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Using BlynkTimer or SimpleTimer

Many users seem to struggle with the basic concepts of using BlynkTimer in their projects, despite the excellent discussions and tutorials that exist on this forum, so I thought I’d write a guide that will hopefully help clarify things. It’s rather long, as it attempts to explain the reasoning behind why and how we use timers, and covers some more advanced subjects, but I’ve tried to organise it in a way that helps people to find answers to specific questions…

Why use a timer at all?

Let’s say that we have a project where we want to take readings from a sensor every 5 seconds. There are a number of ways to do this, and the ‘lazy’ way is to do this:

void loop()
{
  take_sensor_reading(); // call the function which reads the sensor
  delay(5000); // do nothing for 5000ms (5 seconds)
  Blynk.run(); // perform a handshake with the Blynk server
}

The problem with this approach is that the delay() command is “blocking” – it blocks all code execution until the delay period has completed. While this isn’t a problem in some cases, it is a problem when working with Blynk.

For Blynk to work effectively, the device needs to perform a handshake with the Blynk server as often as possible, preferably hundreds of times per second, so that it is aware of any user input in the app. This only happens when Blynk.run(); is executed and adding the delay in the code prevents this happening. If there is no handshake from the device for some time (the default is 10 seconds) the Blynk server will regard the device as “Missing In Action” and will show it as disconnected and close the communication channel with the device.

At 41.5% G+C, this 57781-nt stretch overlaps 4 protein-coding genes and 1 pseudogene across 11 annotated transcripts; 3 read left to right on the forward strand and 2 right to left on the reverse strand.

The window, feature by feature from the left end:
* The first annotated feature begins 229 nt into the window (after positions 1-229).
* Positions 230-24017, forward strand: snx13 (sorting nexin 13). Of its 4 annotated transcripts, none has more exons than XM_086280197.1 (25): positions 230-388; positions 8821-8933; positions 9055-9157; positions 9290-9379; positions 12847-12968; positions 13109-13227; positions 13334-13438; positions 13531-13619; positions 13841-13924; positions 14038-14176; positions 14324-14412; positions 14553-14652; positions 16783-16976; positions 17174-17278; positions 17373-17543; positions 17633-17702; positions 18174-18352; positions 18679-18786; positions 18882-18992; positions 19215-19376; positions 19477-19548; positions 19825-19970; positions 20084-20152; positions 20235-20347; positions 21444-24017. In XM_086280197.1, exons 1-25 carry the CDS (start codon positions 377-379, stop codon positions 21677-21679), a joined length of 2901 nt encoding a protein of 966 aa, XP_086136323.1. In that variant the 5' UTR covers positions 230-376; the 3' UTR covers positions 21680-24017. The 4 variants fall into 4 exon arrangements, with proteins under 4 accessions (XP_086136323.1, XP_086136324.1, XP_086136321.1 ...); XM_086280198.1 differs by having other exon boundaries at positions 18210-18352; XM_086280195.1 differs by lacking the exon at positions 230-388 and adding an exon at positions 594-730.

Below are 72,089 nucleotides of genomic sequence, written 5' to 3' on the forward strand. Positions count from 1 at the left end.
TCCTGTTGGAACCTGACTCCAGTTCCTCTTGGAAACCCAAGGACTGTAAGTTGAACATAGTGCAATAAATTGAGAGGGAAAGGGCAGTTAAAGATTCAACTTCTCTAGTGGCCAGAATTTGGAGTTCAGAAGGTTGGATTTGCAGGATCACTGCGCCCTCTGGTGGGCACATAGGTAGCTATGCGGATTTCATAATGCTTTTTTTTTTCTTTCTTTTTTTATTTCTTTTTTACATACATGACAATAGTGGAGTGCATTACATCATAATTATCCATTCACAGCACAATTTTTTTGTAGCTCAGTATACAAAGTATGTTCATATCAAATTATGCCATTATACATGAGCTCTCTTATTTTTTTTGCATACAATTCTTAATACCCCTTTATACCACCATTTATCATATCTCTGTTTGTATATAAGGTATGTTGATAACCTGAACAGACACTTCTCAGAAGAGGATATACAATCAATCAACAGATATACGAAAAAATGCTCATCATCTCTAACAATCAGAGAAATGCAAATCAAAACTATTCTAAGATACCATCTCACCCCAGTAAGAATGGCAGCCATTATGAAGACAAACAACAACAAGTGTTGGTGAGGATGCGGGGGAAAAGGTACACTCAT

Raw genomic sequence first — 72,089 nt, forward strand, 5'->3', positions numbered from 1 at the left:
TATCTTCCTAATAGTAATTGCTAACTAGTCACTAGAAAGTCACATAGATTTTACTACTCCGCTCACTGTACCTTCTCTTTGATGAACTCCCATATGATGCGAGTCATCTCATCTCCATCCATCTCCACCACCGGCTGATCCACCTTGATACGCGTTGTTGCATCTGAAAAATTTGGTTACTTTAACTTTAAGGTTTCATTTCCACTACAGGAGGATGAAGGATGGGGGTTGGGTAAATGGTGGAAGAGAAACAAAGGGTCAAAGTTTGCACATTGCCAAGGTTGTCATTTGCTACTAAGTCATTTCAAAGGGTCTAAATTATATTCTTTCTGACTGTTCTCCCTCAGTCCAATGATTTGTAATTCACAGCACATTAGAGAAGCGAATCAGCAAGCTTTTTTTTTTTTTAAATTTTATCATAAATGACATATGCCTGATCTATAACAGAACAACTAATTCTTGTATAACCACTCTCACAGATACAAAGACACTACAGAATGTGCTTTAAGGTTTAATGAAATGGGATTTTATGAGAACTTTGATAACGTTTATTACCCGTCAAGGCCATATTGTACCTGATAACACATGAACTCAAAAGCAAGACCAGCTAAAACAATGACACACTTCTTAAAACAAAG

To overcome this, the delay() needs to be replaced with a non-blocking solution. That brings us on to the second approach, which we’ll call the “millis() comparison” option.

When the device boots-up, it starts a timer which keeps track of how many milliseconds have elapsed since boot-up. This number increments automatically, once every millisecond, and can be used as a way of measuring how long it is since we last took a sensor reading, and if another sensor reading is due.

The code to do this might look like this:

long last_sensor_reading = 0; // Long integer variable to track when we last took a reading

void loop()
{
  if(milis() - last_sensor_reading >= 5000) // if it’s 5000ms or more since we last took a reading
  {
    // if it’s 5000ms or more since we last took a reading then we do these things…
    take_sensor_reading(); // call the function which reads the sensor
    last_sensor_reading = millis(); // update when we last took a reading
  }
  Blynk.run(); // perform a handshake with the Blynk server
}

This approach will work perfectly well, and will execute the take_sensor_reading() function once every 5 seconds without blocking the execution of the other code in the void loop().

However, it can get quite messy (and inefficient) when you want to call multiple functions at different time intervals. It also only solves one problem – how to call a function from within the void loop – and doesn’t provide a simple non-blocking solution that can be used elsewhere in your code.

The better solution is to use a library to perform all of the hard work in the background, and for this we use SimpleTimer or BlynkTimer.

SimpleTimer versus BlynkTimer

SimpleTimer is a 3rd party library which is widely used. To incorporate it into your sketch you would need to ensure that the library is installed within your IDE then tell the compiler to include the library in your sketch using #include <SimpleTimer.h>